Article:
On one hand I'm delighted to see this book break free of the typical Exiles arrive on a world caught in the grip of an overwhelming evil & they have to fight this controlling influence to free this world. I'll also give this issue credit for offering up a possible explanation for why the Exiles found themselves continually drawn to this type of plot scenario, as we learn the missions the Exiles were given were largely determined by the mental influence of the Exiles themselves, and it's easy to see why Blink would have steered the group toward scenarios where they had to free worlds from oppressive regimes, given she lived most of her life trying to free her world from the grip of Apocalypse. Now the new make up of the team has the group taking on missions that are decidedly darker in tone, and while Chuck Austen has most of the Exiles actively defying the instructions of the Tallus, this issue also give us a pretty good heads up as to whose mind is responsible for the morally questionable objectives the group has been asked to perform. Now I'm a bit concerned that Chuck Austen has gone too far, and in essence by making this character so clearly steeped in darker emotions, he has effectively stated that the character is only going to be around for a short while. Still, it is nice to see the team has broken free of its typical plot scenario.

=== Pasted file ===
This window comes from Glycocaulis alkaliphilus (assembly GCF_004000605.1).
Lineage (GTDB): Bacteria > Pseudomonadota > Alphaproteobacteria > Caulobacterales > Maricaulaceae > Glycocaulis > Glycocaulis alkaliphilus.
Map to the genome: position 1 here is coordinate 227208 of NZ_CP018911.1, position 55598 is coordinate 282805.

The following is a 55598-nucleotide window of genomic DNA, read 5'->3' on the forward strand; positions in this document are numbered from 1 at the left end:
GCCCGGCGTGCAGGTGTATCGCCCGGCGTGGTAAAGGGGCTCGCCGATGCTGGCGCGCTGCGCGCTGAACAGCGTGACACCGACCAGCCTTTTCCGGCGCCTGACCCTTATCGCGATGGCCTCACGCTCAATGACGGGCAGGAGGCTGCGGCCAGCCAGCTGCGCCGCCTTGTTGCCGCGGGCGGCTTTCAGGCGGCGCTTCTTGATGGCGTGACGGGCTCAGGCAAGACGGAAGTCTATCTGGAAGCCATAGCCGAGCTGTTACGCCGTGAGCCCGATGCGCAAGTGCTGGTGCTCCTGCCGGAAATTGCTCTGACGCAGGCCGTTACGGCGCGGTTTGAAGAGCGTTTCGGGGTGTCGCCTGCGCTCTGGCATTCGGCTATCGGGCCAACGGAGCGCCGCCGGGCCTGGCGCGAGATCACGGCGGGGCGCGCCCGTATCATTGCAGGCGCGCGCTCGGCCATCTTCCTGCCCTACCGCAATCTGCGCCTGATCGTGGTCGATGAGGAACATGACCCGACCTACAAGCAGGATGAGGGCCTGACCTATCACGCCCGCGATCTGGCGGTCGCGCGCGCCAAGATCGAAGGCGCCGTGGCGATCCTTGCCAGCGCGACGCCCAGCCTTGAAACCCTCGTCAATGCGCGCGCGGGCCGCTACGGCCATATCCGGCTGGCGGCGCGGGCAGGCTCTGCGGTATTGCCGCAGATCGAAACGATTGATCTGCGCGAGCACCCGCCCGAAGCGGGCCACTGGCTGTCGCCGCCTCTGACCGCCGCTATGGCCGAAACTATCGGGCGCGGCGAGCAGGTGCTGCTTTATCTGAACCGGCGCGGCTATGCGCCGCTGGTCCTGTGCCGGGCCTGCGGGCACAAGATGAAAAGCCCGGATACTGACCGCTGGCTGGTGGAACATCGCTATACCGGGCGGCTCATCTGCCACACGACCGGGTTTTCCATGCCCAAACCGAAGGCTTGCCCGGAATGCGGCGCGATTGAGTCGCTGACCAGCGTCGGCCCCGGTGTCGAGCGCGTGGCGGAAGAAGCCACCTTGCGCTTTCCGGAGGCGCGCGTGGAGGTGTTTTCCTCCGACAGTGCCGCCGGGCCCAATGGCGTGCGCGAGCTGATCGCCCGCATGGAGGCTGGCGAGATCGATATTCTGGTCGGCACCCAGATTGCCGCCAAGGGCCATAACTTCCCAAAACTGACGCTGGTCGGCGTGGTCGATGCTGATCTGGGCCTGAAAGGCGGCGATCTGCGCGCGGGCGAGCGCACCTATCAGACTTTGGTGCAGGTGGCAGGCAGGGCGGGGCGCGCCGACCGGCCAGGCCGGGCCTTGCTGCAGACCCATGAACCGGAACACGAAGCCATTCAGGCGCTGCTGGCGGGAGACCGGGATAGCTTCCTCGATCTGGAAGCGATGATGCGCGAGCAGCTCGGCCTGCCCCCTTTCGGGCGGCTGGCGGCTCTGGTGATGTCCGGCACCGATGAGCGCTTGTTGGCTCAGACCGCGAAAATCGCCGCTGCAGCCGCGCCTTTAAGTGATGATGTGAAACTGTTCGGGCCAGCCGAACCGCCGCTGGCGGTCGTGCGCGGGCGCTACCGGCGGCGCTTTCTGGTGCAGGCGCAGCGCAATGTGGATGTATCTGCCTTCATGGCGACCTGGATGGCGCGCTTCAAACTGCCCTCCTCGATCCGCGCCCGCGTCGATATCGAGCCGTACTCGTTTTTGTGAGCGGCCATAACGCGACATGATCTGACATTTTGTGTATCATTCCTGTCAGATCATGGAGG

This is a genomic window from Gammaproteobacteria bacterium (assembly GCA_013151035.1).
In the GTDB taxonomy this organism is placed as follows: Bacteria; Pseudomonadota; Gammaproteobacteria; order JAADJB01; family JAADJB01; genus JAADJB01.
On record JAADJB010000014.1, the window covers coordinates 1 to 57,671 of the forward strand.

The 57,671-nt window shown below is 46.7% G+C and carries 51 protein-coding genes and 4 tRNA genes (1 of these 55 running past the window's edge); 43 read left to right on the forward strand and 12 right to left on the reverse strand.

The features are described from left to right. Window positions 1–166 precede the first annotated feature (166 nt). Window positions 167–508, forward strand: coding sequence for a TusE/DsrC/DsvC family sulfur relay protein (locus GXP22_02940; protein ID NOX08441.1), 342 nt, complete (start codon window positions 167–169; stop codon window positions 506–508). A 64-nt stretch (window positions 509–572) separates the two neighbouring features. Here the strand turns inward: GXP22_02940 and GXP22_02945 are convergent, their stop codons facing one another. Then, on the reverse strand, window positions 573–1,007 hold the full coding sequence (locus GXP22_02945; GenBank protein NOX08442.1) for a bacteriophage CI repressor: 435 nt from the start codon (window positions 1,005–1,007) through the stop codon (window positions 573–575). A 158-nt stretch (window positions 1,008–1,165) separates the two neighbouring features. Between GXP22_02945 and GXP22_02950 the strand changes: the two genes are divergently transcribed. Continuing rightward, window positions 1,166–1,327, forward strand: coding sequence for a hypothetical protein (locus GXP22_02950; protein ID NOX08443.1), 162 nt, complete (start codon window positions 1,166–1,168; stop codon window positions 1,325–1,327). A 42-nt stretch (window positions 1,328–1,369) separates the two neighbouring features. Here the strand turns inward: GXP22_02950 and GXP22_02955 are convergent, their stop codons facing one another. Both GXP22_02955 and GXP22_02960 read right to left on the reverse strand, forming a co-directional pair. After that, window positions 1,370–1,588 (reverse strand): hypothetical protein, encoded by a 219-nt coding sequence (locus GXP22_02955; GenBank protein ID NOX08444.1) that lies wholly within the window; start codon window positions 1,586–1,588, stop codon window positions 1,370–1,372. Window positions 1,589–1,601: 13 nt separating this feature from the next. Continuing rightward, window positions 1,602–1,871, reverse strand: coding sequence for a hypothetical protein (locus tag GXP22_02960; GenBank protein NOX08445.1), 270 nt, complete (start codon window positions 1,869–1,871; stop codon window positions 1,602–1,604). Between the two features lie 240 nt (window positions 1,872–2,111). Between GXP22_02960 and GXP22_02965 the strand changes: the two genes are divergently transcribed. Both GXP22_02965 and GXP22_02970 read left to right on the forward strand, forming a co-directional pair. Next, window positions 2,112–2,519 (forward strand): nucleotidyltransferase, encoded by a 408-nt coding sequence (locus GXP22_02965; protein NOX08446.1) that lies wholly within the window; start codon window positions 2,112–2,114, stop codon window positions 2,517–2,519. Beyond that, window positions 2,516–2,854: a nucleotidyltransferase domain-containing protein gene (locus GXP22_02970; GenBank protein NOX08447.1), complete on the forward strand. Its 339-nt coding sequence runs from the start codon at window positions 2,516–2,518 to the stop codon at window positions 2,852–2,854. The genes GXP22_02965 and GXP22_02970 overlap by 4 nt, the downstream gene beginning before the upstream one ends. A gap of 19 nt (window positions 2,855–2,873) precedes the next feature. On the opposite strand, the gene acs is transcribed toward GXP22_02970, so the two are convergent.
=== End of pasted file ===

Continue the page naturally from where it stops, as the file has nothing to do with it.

On the other hand though, the main problem that I find I have with Chuck Austen's work is at its most overpowering in these pages, as it's almost like he doesn't trust the reader to recognize the moral dilemma of the plot when it's offered up to us, so he spells it out for us in the most overblown, melodramatic means possible. The Exiles have been asked to prevent the Avengers from getting involved in the action, in spite of the idea that millions of people will die as a result of this intervention. However, Chuck Austen doesn't trust the reader will be able to figure out that having the Exiles follow these instruction would have them wearing the black hats in this drama, so he has Mimic take a stance that a job is a job, and that these parallel worlds are simply stepping stones. This then affords Chuck Austen the opportunity to offer up his heartfelt pleas by Sunfire, who spells out again & again a point so patently obvious that Mimic's decision was pretty much written in stone right when Sunfire went off the recover the first body from the rubble. My only real solace is that at least one member of the Exiles has very little problem with perform the task of keeping the Avengers off the playing field, though the way that Chuck Austen has this character place themselves in a position to take on the Avengers is so obvious in what it's trying to accomplish, that the scene when this character's true intentions are revealed, it's hardly a surprise.